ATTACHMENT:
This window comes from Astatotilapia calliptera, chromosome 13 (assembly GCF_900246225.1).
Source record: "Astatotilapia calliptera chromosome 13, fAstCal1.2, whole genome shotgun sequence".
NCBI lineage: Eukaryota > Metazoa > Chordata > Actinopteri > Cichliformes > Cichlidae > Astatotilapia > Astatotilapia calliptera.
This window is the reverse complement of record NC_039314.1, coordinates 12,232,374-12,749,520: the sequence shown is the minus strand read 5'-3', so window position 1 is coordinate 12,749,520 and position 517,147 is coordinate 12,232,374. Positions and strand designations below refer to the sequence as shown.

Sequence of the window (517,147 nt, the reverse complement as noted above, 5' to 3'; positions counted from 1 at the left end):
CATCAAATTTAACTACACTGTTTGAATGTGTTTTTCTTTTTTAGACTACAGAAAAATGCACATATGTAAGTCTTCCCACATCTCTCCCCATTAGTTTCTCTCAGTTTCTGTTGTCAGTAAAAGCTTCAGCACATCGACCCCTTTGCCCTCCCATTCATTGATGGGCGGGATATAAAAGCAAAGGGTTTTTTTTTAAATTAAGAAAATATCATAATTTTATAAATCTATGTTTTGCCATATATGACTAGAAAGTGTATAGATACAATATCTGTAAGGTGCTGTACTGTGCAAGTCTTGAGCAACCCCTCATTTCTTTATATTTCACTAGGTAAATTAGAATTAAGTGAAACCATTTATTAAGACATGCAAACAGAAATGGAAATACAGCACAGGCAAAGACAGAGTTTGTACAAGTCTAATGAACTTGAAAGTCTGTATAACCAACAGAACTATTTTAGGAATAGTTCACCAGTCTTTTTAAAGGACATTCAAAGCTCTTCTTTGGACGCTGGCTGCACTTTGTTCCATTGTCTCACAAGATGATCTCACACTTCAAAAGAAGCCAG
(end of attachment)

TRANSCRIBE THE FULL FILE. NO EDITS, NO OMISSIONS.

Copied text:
This window comes from Astatotilapia calliptera, chromosome 13 (assembly GCF_900246225.1).
Source record: "Astatotilapia calliptera chromosome 13, fAstCal1.2, whole genome shotgun sequence".
NCBI lineage: Eukaryota > Metazoa > Chordata > Actinopteri > Cichliformes > Cichlidae > Astatotilapia > Astatotilapia calliptera.
This window is the reverse complement of record NC_039314.1, coordinates 12,232,374-12,749,520: the sequence shown is the minus strand read 5'-3', so window position 1 is coordinate 12,749,520 and position 517,147 is coordinate 12,232,374. Positions and strand designations below refer to the sequence as shown.

Sequence of the window (517,147 nt, the reverse complement as noted above, 5' to 3'; positions counted from 1 at the left end):
CATCAAATTTAACTACACTGTTTGAATGTGTTTTTCTTTTTTAGACTACAGAAAAATGCACATATGTAAGTCTTCCCACATCTCTCCCCATTAGTTTCTCTCAGTTTCTGTTGTCAGTAAAAGCTTCAGCACATCGACCCCTTTGCCCTCCCATTCATTGATGGGCGGGATATAAAAGCAAAGGGTTTTTTTTTAAATTAAGAAAATATCATAATTTTATAAATCTATGTTTTGCCATATATGACTAGAAAGTGTATAGATACAATATCTGTAAGGTGCTGTACTGTGCAAGTCTTGAGCAACCCCTCATTTCTTTATATTTCACTAGGTAAATTAGAATTAAGTGAAACCATTTATTAAGACATGCAAACAGAAATGGAAATACAGCACAGGCAAAGACAGAGTTTGTACAAGTCTAATGAACTTGAAAGTCTGTATAACCAACAGAACTATTTTAGGAATAGTTCACCAGTCTTTTTAAAGGACATTCAAAGCTCTTCTTTGGACGCTGGCTGCACTTTGTTCCATTGTCTCACAAGATGATCTCACACTTCAAAAGAAGCCAG